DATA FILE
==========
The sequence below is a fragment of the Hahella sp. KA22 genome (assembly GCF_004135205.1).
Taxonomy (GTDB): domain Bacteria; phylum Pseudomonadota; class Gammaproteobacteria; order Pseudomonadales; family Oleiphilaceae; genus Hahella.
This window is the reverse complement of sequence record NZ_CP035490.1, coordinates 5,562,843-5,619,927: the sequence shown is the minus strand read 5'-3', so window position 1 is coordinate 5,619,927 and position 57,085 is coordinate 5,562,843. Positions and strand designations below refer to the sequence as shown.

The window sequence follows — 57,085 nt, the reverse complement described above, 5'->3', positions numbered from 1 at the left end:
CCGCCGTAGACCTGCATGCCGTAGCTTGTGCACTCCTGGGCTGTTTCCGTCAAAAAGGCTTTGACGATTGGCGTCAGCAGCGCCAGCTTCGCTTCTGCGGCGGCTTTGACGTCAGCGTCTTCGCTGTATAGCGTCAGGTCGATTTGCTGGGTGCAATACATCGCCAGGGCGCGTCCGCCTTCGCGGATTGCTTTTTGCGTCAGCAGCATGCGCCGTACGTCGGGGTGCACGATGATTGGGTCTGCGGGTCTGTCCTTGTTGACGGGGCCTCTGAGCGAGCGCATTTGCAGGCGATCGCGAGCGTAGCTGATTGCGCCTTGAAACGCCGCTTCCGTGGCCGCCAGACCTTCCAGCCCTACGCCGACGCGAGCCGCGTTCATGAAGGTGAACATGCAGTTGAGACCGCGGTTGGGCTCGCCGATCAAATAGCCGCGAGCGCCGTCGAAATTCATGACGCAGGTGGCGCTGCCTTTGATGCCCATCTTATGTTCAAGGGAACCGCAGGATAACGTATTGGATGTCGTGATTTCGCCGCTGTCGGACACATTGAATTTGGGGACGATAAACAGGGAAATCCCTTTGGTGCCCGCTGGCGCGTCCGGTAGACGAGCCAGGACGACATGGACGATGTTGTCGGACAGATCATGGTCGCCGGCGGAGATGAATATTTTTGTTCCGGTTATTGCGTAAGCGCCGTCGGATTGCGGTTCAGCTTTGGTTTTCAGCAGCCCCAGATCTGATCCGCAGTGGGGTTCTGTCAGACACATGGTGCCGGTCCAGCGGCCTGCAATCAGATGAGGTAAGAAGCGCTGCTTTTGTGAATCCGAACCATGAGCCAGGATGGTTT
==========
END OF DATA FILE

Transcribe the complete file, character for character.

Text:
The sequence below is a fragment of the Hahella sp. KA22 genome (assembly GCF_004135205.1).
Taxonomy (GTDB): domain Bacteria; phylum Pseudomonadota; class Gammaproteobacteria; order Pseudomonadales; family Oleiphilaceae; genus Hahella.
This window is the reverse complement of sequence record NZ_CP035490.1, coordinates 5,562,843-5,619,927: the sequence shown is the minus strand read 5'-3', so window position 1 is coordinate 5,619,927 and position 57,085 is coordinate 5,562,843. Positions and strand designations below refer to the sequence as shown.

The window sequence follows — 57,085 nt, the reverse complement described above, 5'->3', positions numbered from 1 at the left end:
CCGCCGTAGACCTGCATGCCGTAGCTTGTGCACTCCTGGGCTGTTTCCGTCAAAAAGGCTTTGACGATTGGCGTCAGCAGCGCCAGCTTCGCTTCTGCGGCGGCTTTGACGTCAGCGTCTTCGCTGTATAGCGTCAGGTCGATTTGCTGGGTGCAATACATCGCCAGGGCGCGTCCGCCTTCGCGGATTGCTTTTTGCGTCAGCAGCATGCGCCGTACGTCGGGGTGCACGATGATTGGGTCTGCGGGTCTGTCCTTGTTGACGGGGCCTCTGAGCGAGCGCATTTGCAGGCGATCGCGAGCGTAGCTGATTGCGCCTTGAAACGCCGCTTCCGTGGCCGCCAGACCTTCCAGCCCTACGCCGACGCGAGCCGCGTTCATGAAGGTGAACATGCAGTTGAGACCGCGGTTGGGCTCGCCGATCAAATAGCCGCGAGCGCCGTCGAAATTCATGACGCAGGTGGCGCTGCCTTTGATGCCCATCTTATGTTCAAGGGAACCGCAGGATAACGTATTGGATGTCGTGATTTCGCCGCTGTCGGACACATTGAATTTGGGGACGATAAACAGGGAAATCCCTTTGGTGCCCGCTGGCGCGTCCGGTAGACGAGCCAGGACGACATGGACGATGTTGTCGGACAGATCATGGTCGCCGGCGGAGATGAATATTTTTGTTCCGGTTATTGCGTAAGCGCCGTCGGATTGCGGTTCAGCTTTGGTTTTCAGCAGCCCCAGATCTGATCCGCAGTGGGGTTCTGTCAGACACATGGTGCCGGTCCAGCGGCCTGCAATCAGATGAGGTAAGAAGCGCTGCTTTTGTGAATCCGAACCATGAGCCAGGATGGTTT